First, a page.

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Re: File content matching

From: Paul Theodoropoulos
Subject: Re: File content matching
Date: Mon, 11 Jun 2018 14:22:47 -0700
User-agent: Mozilla/5.0 (Macintosh; Intel Mac OS X 10.13; rv:60.0) Gecko/20100101 Thunderbird/60.0

My understanding was that the 'file content match' is specifically for this use case, based on the manual page description -

But as my followup noted, we had basically the same idea - check a script status similarly to your example, which does work adequately enough!

On 6/11/18 14:14, Bryan Harris wrote:
> "  ensure that a specific string is regularly showing up in a specific logfile "

I wonder if Monit does not supply a feature like that? You could write a script that performs the check every minute (or every Monit cycle) and the script can tell Monit to alert by return code.

For example, really really bad pseudo-code follows:

_date=`date --correct-options-go-here_:-)`
if ! egrep -q "^$_date.*100\.109\..*"; then exit 1; fi
exit 0

Then set Monit to run once per minute.

If your script egrep command does not find the match, it will exit 1 and Monit will alert.

If your script egrep finds the match every Monit cycle, it will exit 0 and Monit will not alert.


On Mon, Jun 11, 2018 at 4:51 PM Paul Theodoropoulos <address@hidden> wrote:
I'm suffering a bit of confusion! I'm using a file content match rule to try to ensure that a specific string is regularly showing up in a specific logfile, but the results and output don't make sense to me.

Here's the rule I started out with:

check file servercomm-logs with path /var/log/servercomm.log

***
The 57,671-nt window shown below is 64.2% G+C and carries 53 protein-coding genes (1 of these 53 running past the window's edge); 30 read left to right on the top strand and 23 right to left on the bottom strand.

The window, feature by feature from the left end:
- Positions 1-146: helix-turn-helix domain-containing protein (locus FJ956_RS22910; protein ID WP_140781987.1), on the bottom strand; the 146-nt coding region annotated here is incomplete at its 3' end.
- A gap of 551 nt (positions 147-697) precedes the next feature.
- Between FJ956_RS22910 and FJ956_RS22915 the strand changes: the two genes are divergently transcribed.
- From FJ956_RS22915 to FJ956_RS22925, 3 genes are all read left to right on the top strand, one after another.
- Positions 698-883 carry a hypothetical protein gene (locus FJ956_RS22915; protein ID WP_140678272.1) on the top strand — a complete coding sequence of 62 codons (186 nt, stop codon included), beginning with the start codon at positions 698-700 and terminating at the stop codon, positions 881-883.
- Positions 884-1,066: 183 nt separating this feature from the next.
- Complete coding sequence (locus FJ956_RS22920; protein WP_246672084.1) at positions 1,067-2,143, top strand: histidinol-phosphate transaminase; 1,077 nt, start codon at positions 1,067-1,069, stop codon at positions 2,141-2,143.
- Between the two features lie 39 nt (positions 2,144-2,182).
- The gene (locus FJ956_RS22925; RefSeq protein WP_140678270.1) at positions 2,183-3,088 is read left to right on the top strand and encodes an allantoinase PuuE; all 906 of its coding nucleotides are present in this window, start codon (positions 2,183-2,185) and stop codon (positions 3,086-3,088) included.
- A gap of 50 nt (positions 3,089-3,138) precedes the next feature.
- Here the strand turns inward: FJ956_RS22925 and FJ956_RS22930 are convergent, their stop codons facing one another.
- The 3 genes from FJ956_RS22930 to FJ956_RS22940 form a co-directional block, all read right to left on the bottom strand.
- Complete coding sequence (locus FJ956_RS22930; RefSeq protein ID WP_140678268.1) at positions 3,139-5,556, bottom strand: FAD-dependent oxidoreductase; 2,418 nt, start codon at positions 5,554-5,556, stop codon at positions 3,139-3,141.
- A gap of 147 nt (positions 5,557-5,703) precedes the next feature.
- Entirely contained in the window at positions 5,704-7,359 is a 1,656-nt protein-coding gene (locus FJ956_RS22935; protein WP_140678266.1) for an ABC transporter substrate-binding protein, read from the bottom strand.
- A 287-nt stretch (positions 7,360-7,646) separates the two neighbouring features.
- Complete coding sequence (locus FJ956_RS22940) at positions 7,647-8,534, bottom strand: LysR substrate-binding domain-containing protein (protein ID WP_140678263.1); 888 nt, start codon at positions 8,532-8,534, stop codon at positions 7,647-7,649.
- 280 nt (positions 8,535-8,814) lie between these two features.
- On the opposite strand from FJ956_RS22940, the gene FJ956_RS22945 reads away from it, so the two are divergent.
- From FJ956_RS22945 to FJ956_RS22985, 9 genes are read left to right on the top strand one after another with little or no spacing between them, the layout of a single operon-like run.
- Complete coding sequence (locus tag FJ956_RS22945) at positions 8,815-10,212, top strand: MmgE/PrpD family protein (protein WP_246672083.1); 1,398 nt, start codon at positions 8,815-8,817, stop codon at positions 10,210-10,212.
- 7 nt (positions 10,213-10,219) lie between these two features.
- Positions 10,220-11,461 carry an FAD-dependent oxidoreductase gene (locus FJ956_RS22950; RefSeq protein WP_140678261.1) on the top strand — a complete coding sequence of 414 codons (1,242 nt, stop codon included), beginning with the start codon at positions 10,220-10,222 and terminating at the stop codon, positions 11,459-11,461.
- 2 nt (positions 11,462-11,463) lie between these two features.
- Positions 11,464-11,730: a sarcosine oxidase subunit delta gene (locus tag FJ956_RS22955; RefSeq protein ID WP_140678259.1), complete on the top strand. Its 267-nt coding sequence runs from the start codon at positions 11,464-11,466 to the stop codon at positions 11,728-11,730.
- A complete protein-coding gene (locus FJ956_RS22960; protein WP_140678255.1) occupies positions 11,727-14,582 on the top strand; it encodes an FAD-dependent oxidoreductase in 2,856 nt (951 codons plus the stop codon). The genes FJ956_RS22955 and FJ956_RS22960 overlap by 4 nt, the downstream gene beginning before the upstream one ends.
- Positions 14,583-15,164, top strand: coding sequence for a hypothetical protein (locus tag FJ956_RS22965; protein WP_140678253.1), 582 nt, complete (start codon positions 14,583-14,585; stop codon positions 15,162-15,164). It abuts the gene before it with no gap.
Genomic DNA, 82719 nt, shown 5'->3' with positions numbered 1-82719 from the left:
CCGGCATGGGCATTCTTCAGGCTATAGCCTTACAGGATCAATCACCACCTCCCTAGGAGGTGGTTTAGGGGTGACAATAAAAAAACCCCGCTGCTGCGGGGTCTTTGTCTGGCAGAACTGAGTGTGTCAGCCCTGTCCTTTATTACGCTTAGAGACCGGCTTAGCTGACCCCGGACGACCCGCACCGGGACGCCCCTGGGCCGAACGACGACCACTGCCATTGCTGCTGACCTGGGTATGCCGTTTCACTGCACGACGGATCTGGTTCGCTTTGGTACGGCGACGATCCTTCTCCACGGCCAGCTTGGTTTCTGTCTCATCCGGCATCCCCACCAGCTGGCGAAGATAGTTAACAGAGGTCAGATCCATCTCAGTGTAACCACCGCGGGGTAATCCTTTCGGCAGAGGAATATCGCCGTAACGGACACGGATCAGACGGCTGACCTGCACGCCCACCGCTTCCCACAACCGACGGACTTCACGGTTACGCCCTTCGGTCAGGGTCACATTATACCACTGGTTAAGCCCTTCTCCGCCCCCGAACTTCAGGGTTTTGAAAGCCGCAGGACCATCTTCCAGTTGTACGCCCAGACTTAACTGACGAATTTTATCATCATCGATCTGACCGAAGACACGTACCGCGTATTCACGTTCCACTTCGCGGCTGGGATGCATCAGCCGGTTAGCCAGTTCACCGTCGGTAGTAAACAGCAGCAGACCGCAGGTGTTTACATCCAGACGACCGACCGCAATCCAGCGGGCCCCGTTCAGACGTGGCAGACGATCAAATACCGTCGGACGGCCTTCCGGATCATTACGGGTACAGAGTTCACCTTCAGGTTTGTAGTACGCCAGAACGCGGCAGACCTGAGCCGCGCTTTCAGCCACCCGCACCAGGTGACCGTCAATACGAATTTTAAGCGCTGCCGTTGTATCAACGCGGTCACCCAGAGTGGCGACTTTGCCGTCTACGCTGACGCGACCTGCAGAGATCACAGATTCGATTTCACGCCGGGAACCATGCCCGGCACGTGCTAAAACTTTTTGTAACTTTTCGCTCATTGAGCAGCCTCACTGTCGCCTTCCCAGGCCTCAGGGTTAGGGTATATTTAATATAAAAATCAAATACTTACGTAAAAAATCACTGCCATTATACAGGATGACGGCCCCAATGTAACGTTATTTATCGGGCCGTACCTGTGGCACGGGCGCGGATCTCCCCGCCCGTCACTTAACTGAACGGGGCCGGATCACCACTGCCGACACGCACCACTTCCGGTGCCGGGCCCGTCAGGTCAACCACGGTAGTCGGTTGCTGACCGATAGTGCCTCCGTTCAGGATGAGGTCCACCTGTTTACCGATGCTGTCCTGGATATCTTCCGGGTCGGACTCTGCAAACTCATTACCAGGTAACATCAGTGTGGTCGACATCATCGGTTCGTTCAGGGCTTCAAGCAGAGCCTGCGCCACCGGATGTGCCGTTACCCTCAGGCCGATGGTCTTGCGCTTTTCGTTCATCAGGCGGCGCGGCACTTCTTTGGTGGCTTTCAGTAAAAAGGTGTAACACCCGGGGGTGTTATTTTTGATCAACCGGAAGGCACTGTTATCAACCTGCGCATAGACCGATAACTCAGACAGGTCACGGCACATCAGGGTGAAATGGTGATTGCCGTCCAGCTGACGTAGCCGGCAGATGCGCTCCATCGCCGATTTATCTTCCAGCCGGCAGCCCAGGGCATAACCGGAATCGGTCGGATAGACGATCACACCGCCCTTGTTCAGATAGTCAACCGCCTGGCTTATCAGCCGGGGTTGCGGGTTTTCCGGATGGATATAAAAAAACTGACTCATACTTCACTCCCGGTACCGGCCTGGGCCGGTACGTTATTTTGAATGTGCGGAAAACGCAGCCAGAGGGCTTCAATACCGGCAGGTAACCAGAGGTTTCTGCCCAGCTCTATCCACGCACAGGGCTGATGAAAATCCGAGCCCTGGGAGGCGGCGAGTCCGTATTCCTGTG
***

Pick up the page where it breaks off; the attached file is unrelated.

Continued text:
if content != .*100\.109\..* then alert

This is an example line from the log that matches that:
2018/06/11 13:34:57 999999 OpenReq

The '99' string is an obfuscated device id value I can't post publicly.

In short, I want to be alerted if IP's within that declaration are _not_ showing up in the servercomm.log regularly. In normal circumstances, those IP's show up in the logs intermittently, but on the order of once every several seconds (from subsecond to tens of seconds). There is a lot of other information in the logfile.

With that rule above, the status is always "Content match". If I set the operator to just "=" rather than "!=" - it still says just "Content match", but no alert.

While further testing this just now, I expanded the rule with 'ignore content' lines to match all the other possible lines that do _not_ contain the desired IP strings:

check file servercomm-logs with path /var/log/servercomm.log
ignore content = "Exec"
ignore content = "inserting"
ignore content = "initialize"
ignore content = "Received"
ignore content = "Current"
ignore content = "updated"
ignore content = "Restart"
ignore content = "connection"
ignore content = "Bad"
ignore content = "Invalid"
if content != ".*100\.109\..*" then alert

With that rule, I still get "Content match", and if I swap the operator to "=", it still says content match, and no alert.

I've tried it without the beginning/ending regex declarations -

if content != "100\.109" then alert

Same results. I've tried it with and without quotes around the content match - same results.

*Sometimes*, after a 'monit reload', the status will show "OK" - but if I do a 'monit reload' again - with no intervening changes - It'll switch back to 'Content match'.

At minimum, I would expect when it reports "Content match", I'd be getting an alert, but well beyond that, I cannot figure out what I'm doing wrong with my content declarations.

Any insights will be gratefully received!
Paul Theodoropoulos
To unsubscribe:

So the HP guy comes up to me and he says, 'If you say nasty things like that to vendors you're not going to get anything'. I said 'no, in eight years of saying nothing, we've got nothing, and I'm going to start saying nasty things, in the hope that some of these vendors will start giving me money so I'll shut up'.

 -Theo De Raadt

Paul Theodoropoulos

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